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The Basics

The Geneva Graduate Institute is located in Switzerland, so Swiss law applies.

As soon as a work (such as an article, a book, or a thesis) is created, it is protected by copyright, which belongs to the author(s), unless it has been transferred to someone else by contract.

Copyright consists of:
- economic rights: allow rightsholders to obtain a financial reward from the use of their works by others. The duration of these rights is generally 70 years after the death of the author or the last surviving author. The work then enters the public domain.
- moral rights: allow authors to take certain actions to preserve and protect their association with their work: they can claim authorship (right of attribution) or object to any distortion or modification of the work that would be detrimental to their honour or reputation (right of integrity). Unlike economic rights, these rights are perpetual and cannot be transferred to anyone else.

The main international treaty dealing with copyright is the Berne Convention for the Protection of Literary and Artistic Works, adopted in 1886 and revised in 1979. The main Swiss law is the Federal Act on Copyright and Related Rights of 1992, revised in 2019.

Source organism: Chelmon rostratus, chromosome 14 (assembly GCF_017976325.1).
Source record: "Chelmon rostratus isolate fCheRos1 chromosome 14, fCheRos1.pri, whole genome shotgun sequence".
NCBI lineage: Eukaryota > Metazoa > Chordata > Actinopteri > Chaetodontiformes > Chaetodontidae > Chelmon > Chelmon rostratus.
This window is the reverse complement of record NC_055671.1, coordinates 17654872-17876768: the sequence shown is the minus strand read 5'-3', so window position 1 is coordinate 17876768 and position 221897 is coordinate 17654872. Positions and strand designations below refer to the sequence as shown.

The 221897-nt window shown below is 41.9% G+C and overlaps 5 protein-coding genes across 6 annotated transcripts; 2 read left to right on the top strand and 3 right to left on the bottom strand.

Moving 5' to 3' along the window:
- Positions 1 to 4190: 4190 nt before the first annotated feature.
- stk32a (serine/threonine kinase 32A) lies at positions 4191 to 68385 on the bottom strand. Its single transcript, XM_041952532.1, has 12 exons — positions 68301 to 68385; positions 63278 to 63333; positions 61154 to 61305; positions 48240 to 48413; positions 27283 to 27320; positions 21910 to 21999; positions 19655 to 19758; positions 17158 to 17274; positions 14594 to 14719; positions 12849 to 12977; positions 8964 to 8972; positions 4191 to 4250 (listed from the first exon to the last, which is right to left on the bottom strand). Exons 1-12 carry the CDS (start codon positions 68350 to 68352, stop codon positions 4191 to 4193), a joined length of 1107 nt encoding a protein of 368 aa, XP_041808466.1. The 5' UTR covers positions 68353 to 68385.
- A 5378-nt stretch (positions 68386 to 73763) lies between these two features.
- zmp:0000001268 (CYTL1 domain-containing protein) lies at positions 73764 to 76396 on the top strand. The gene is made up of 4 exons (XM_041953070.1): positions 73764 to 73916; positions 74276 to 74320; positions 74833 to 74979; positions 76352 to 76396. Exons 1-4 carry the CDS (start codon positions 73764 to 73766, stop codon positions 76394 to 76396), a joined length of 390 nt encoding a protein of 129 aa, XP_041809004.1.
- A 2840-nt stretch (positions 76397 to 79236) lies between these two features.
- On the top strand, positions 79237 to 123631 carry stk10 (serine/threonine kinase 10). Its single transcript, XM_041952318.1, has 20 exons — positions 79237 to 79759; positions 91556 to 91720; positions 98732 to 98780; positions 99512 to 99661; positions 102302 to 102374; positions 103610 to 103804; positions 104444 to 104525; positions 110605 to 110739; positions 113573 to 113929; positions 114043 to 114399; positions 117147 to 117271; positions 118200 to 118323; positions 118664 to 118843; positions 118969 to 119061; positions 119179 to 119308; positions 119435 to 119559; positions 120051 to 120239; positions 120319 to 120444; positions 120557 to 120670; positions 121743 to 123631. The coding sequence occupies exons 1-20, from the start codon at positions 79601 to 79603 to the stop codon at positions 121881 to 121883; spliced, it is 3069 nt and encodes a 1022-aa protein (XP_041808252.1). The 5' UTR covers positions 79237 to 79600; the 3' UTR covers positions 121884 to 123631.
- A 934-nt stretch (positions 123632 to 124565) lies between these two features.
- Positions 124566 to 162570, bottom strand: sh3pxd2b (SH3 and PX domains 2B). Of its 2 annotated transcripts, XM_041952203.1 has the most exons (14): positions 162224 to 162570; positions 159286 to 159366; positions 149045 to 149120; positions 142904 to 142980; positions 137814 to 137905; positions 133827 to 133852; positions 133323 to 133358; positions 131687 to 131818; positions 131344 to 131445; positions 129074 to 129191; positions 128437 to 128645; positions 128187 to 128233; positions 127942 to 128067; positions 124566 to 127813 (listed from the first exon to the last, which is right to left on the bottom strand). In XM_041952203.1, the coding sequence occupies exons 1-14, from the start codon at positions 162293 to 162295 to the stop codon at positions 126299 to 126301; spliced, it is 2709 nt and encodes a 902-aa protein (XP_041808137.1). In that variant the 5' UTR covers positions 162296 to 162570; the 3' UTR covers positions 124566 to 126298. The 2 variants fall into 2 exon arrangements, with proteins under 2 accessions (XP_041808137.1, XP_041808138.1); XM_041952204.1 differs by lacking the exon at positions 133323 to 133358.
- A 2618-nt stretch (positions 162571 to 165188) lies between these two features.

Exceptions to Copyright

In some cases, it is possible to use a work without the author's permission. The exceptions relevant to the academic world are:

  • for private use, or use within a circle of closely related persons, such as relatives or friends (art. 19 1a).
  • quotations: provided that the source of the quotation and the name of the author are mentioned and that the extent of the quotation is compatible with fair practice (art. 25).
  • for teaching purposes: teachers may share documents with their students (this is not free of charge: like all Swiss educational institutions, the Geneva Graduate Institute pays a fee for this service) (art. 19 1b) The exception for teaching purpose applies to the professor, not to the student, who is not allowed to re-use freely material used during a course.